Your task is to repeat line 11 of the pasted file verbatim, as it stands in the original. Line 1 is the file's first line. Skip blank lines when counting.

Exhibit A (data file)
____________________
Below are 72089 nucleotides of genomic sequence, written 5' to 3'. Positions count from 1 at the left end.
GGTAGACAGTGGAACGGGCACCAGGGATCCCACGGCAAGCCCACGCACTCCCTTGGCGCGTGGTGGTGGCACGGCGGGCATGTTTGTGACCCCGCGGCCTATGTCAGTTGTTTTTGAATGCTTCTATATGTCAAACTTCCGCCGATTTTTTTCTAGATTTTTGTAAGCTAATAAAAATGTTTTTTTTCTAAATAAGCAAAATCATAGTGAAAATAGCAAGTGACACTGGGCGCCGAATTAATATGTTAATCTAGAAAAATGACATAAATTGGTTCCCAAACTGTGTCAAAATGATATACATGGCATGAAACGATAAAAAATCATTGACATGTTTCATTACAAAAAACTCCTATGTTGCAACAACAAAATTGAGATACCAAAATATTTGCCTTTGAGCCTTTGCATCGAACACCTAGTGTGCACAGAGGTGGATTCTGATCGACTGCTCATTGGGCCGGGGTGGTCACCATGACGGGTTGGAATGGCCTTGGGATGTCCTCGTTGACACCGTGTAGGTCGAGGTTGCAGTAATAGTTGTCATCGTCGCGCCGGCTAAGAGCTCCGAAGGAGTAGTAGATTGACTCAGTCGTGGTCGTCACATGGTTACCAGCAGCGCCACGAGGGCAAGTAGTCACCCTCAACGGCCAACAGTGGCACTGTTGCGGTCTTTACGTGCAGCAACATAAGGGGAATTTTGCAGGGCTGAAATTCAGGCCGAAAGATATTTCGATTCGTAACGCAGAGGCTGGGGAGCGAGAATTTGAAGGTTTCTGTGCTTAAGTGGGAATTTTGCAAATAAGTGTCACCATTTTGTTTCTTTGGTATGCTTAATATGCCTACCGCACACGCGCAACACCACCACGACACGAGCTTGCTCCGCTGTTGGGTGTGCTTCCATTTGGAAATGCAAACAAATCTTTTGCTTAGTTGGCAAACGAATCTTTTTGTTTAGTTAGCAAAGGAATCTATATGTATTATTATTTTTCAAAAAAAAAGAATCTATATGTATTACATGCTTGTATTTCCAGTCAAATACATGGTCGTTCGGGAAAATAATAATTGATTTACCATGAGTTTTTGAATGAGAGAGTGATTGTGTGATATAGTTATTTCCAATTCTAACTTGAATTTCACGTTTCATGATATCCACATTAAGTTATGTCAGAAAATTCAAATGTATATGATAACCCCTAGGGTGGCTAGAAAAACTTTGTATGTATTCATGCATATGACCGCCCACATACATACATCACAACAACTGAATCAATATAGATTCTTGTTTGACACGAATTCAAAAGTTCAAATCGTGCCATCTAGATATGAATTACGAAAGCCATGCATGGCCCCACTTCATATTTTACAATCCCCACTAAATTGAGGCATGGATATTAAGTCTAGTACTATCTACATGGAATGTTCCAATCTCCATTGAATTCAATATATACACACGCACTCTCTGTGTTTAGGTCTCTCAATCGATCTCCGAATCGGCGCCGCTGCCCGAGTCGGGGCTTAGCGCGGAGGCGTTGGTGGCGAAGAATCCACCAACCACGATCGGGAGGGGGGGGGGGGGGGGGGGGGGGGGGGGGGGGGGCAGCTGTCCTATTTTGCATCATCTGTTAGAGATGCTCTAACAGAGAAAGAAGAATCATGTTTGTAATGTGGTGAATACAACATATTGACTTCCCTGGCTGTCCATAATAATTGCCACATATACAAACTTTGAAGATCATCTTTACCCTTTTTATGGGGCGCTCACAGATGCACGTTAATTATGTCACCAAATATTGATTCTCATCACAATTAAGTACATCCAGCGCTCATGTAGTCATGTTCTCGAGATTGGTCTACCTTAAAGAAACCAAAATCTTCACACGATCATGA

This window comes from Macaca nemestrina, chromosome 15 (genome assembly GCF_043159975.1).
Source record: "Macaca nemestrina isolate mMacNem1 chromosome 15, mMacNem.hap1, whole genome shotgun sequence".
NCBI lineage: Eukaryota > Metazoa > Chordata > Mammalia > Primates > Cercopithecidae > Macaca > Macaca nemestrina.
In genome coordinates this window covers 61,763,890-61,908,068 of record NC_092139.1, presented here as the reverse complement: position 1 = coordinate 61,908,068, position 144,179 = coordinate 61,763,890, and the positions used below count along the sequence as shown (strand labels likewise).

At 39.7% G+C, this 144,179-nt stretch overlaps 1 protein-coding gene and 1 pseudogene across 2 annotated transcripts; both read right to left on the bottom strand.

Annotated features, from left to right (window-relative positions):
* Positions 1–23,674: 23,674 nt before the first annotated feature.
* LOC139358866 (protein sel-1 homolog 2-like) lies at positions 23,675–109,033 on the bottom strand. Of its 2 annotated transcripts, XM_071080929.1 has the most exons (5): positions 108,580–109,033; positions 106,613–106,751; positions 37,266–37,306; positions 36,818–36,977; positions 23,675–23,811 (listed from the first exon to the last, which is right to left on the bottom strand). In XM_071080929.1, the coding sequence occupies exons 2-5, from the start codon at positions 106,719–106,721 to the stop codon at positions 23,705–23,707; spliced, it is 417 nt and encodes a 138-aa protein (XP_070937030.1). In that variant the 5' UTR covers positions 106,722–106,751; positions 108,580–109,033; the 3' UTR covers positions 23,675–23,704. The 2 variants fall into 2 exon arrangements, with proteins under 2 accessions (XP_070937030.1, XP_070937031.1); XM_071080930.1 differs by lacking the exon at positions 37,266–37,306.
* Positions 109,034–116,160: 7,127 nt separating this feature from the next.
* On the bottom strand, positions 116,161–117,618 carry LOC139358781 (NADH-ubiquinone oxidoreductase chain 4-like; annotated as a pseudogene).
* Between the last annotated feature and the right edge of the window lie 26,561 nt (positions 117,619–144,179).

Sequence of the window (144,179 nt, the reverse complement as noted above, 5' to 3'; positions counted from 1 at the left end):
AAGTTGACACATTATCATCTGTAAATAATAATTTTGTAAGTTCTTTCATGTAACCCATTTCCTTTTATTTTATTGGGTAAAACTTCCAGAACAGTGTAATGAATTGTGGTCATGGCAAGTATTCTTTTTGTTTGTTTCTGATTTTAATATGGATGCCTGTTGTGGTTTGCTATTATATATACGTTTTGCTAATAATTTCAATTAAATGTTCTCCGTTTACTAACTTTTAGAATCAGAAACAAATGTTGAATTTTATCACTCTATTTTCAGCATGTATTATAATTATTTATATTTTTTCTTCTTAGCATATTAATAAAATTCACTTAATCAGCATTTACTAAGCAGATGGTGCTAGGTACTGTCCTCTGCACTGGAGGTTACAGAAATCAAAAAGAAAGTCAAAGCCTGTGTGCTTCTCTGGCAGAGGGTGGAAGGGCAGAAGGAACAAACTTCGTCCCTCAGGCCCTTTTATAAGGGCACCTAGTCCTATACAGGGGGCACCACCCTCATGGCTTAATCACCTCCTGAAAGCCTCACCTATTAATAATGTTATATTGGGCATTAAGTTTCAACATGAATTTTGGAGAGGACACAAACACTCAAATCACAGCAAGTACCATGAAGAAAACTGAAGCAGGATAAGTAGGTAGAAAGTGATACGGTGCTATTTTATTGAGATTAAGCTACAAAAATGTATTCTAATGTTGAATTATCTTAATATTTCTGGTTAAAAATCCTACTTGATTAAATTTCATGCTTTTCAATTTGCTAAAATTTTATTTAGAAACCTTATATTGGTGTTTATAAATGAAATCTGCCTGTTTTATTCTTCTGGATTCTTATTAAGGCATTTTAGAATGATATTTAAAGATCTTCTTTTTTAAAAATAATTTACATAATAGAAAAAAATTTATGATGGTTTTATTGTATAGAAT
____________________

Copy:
* Positions 109,034–116,160: 7,127 nt separating this feature from the next.